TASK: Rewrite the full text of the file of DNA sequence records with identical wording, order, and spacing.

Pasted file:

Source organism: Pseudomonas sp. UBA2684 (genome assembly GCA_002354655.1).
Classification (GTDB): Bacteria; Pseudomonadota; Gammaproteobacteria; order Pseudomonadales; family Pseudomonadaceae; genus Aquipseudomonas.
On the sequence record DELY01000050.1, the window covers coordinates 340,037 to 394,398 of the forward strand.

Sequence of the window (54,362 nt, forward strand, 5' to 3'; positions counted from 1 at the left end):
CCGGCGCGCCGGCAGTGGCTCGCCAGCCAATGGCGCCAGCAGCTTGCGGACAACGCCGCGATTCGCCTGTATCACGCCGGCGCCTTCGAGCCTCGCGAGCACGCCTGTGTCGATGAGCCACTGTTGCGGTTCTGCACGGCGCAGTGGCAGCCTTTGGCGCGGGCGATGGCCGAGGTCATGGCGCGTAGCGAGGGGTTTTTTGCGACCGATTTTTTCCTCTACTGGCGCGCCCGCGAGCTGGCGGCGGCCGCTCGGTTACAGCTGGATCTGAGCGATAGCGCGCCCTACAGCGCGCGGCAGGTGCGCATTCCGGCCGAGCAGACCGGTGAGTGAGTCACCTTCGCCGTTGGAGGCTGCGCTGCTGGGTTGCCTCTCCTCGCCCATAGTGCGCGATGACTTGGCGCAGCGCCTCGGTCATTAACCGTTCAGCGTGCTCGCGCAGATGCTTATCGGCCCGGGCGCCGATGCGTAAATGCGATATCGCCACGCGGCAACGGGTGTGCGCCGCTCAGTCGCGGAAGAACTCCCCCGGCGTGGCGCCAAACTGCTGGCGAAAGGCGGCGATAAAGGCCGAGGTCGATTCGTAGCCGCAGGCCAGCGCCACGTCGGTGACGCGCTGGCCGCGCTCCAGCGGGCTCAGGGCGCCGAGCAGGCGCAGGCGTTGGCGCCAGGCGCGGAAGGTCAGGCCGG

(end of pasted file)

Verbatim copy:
Source organism: Pseudomonas sp. UBA2684 (genome assembly GCA_002354655.1).
Classification (GTDB): Bacteria; Pseudomonadota; Gammaproteobacteria; order Pseudomonadales; family Pseudomonadaceae; genus Aquipseudomonas.
On the sequence record DELY01000050.1, the window covers coordinates 340,037 to 394,398 of the forward strand.

Sequence of the window (54,362 nt, forward strand, 5' to 3'; positions counted from 1 at the left end):
CCGGCGCGCCGGCAGTGGCTCGCCAGCCAATGGCGCCAGCAGCTTGCGGACAACGCCGCGATTCGCCTGTATCACGCCGGCGCCTTCGAGCCTCGCGAGCACGCCTGTGTCGATGAGCCACTGTTGCGGTTCTGCACGGCGCAGTGGCAGCCTTTGGCGCGGGCGATGGCCGAGGTCATGGCGCGTAGCGAGGGGTTTTTTGCGACCGATTTTTTCCTCTACTGGCGCGCCCGCGAGCTGGCGGCGGCCGCTCGGTTACAGCTGGATCTGAGCGATAGCGCGCCCTACAGCGCGCGGCAGGTGCGCATTCCGGCCGAGCAGACCGGTGAGTGAGTCACCTTCGCCGTTGGAGGCTGCGCTGCTGGGTTGCCTCTCCTCGCCCATAGTGCGCGATGACTTGGCGCAGCGCCTCGGTCATTAACCGTTCAGCGTGCTCGCGCAGATGCTTATCGGCCCGGGCGCCGATGCGTAAATGCGATATCGCCACGCGGCAACGGGTGTGCGCCGCTCAGTCGCGGAAGAACTCCCCCGGCGTGGCGCCAAACTGCTGGCGAAAGGCGGCGATAAAGGCCGAGGTCGATTCGTAGCCGCAGGCCAGCGCCACGTCGGTGACGCGCTGGCCGCGCTCCAGCGGGCTCAGGGCGCCGAGCAGGCGCAGGCGTTGGCGCCAGGCGCGGAAGGTCAGGCCGG